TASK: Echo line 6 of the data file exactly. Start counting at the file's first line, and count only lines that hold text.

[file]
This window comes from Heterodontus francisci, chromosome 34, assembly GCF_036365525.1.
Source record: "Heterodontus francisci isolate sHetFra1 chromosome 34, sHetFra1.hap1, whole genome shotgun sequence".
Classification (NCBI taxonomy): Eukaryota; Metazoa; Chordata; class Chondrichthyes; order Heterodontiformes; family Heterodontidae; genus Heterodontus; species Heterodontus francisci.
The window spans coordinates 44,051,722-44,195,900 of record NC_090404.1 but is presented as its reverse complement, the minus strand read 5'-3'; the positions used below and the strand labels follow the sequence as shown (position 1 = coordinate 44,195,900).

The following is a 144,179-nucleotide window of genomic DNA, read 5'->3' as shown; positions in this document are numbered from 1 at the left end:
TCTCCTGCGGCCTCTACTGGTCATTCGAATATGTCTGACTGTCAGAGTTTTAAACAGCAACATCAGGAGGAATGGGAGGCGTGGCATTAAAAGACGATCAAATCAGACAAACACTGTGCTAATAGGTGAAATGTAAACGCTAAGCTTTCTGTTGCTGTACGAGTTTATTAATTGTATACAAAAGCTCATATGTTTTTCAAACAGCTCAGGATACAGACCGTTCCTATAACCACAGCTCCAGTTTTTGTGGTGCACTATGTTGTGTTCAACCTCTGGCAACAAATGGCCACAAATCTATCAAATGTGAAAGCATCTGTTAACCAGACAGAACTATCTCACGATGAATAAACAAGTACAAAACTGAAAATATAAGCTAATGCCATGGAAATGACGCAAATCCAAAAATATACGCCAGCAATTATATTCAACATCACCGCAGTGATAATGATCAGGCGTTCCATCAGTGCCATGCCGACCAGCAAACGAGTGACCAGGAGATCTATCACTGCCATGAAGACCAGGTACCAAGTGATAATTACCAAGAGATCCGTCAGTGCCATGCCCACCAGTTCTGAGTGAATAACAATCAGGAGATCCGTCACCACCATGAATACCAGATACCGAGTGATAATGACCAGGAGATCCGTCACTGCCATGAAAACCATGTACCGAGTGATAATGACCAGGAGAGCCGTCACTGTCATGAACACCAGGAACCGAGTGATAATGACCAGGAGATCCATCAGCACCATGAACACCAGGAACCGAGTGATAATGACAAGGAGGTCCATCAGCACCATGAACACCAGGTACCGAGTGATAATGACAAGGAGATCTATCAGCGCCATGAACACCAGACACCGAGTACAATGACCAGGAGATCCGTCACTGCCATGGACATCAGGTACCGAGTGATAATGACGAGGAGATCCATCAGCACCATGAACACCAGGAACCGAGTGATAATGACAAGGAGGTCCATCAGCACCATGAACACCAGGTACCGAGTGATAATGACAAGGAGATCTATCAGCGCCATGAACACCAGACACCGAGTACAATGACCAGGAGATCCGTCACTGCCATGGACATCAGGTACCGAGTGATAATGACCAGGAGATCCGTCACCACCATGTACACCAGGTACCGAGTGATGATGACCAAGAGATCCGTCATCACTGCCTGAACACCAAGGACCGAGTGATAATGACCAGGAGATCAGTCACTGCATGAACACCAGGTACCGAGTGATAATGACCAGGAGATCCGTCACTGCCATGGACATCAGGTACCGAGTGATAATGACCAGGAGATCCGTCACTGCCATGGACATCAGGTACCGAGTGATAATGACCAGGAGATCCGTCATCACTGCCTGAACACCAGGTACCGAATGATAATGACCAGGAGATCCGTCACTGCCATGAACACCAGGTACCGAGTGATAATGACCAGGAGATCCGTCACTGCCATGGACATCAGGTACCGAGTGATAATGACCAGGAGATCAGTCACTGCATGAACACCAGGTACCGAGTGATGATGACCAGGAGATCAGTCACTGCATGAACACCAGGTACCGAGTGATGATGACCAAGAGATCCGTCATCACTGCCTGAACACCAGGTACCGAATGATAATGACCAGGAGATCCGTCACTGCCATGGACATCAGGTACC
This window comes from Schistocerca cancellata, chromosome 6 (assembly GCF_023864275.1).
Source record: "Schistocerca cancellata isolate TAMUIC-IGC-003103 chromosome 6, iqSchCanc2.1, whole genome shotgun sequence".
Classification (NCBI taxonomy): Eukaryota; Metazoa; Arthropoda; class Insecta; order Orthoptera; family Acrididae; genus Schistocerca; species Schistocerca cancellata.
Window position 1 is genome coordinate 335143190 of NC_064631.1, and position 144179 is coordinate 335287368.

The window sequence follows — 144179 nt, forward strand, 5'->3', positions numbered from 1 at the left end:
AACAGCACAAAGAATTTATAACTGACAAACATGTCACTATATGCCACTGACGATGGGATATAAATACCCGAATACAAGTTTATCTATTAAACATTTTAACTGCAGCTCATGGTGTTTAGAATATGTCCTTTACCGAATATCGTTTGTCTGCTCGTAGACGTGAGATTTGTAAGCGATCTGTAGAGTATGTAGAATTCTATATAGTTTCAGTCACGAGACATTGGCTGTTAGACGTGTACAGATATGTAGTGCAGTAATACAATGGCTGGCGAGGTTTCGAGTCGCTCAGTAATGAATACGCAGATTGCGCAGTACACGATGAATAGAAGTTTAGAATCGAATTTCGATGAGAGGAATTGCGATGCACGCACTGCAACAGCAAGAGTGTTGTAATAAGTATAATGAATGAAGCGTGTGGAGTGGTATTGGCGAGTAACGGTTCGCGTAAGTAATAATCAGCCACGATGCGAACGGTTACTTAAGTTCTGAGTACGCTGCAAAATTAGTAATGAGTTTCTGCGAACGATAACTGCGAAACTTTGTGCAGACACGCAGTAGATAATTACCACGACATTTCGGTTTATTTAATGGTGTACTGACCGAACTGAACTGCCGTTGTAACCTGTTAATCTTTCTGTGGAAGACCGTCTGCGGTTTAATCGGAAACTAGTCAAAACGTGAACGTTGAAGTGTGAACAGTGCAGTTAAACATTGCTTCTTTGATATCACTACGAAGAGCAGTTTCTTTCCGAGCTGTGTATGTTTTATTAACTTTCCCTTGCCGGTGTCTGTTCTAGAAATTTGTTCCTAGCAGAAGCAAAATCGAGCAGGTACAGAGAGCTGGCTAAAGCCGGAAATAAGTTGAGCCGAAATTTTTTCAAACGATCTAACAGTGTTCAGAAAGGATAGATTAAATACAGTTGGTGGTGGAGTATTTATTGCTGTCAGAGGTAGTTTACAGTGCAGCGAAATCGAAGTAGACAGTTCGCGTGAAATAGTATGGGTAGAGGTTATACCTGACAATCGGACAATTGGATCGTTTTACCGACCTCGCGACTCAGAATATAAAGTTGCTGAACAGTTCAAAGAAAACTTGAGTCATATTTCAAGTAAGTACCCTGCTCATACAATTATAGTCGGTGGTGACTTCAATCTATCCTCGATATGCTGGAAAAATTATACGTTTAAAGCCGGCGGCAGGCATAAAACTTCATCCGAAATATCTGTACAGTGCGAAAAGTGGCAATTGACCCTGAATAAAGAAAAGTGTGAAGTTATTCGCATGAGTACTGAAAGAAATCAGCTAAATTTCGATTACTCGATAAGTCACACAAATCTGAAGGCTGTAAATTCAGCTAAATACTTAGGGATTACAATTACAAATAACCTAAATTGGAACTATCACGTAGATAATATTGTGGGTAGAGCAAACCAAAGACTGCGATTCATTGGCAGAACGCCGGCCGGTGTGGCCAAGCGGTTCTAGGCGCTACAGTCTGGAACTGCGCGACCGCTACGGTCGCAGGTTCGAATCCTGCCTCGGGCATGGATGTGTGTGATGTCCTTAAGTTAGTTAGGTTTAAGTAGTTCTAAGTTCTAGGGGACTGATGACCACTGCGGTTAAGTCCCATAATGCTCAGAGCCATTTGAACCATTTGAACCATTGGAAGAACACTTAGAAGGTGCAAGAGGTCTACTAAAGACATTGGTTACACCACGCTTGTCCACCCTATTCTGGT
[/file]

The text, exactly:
TCTCCTGCGGCCTCTACTGGTCATTCGAATATGTCTGACTGTCAGAGTTTTAAACAGCAACATCAGGAGGAATGGGAGGCGTGGCATTAAAAGACGATCAAATCAGACAAACACTGTGCTAATAGGTGAAATGTAAACGCTAAGCTTTCTGTTGCTGTACGAGTTTATTAATTGTATACAAAAGCTCATATGTTTTTCAAACAGCTCAGGATACAGACCGTTCCTATAACCACAGCTCCAGTTTTTGTGGTGCACTATGTTGTGTTCAACCTCTGGCAACAAATGGCCACAAATCTATCAAATGTGAAAGCATCTGTTAACCAGACAGAACTATCTCACGATGAATAAACAAGTACAAAACTGAAAATATAAGCTAATGCCATGGAAATGACGCAAATCCAAAAATATACGCCAGCAATTATATTCAACATCACCGCAGTGATAATGATCAGGCGTTCCATCAGTGCCATGCCGACCAGCAAACGAGTGACCAGGAGATCTATCACTGCCATGAAGACCAGGTACCAAGTGATAATTACCAAGAGATCCGTCAGTGCCATGCCCACCAGTTCTGAGTGAATAACAATCAGGAGATCCGTCACCACCATGAATACCAGATACCGAGTGATAATGACCAGGAGATCCGTCACTGCCATGAAAACCATGTACCGAGTGATAATGACCAGGAGAGCCGTCACTGTCATGAACACCAGGAACCGAGTGATAATGACCAGGAGATCCATCAGCACCATGAACACCAGGAACCGAGTGATAATGACAAGGAGGTCCATCAGCACCATGAACACCAGGTACCGAGTGATAATGACAAGGAGATCTATCAGCGCCATGAACACCAGACACCGAGTACAATGACCAGGAGATCCGTCACTGCCATGGACATCAGGTACCGAGTGATAATGACGAGGAGATCCATCAGCACCATGAACACCAGGAACCGAGTGATAATGACAAGGAGGTCCATCAGCACCATGAACACCAGGTACCGAGTGATAATGACAAGGAGATCTATCAGCGCCATGAACACCAGACACCGAGTACAATGACCAGGAGATCCGTCACTGCCATGGACATCAGGTACCGAGTGATAATGACCAGGAGATCCGTCACCACCATGTACACCAGGTACCGAGTGATGATGACCAAGAGATCCGTCATCACTGCCTGAACACCAAGGACCGAGTGATAATGACCAGGAGATCAGTCACTGCATGAACACCAGGTACCGAGTGATAATGACCAGGAGATCCGTCACTGCCATGGACATCAGGTACCGAGTGATAATGACCAGGAGATCCGTCACTGCCATGGACATCAGGTACCGAGTGATAATGACCAGGAGATCCGTCATCACTGCCTGAACACCAGGTACCGAATGATAATGACCAGGAGATCCGTCACTGCCATGAACACCAGGTACCGAGTGATAATGACCAGGAGATCCGTCACTGCCATGGACATCAGGTACCGAGTGATAATGACCAGGAGATCAGTCACTGCATGAACACCAGGTACCGAGTGATGATGACCAGGAGATCAGTCACTGCATGAACACCAGGTACCGAGTGATGATGACCAAGAGATCCGTCATCACTGCCTGAACACCAGGTACCGAATGATAATGACCAGGAGATCCGTCACTGCCATGGACATCAGGTACC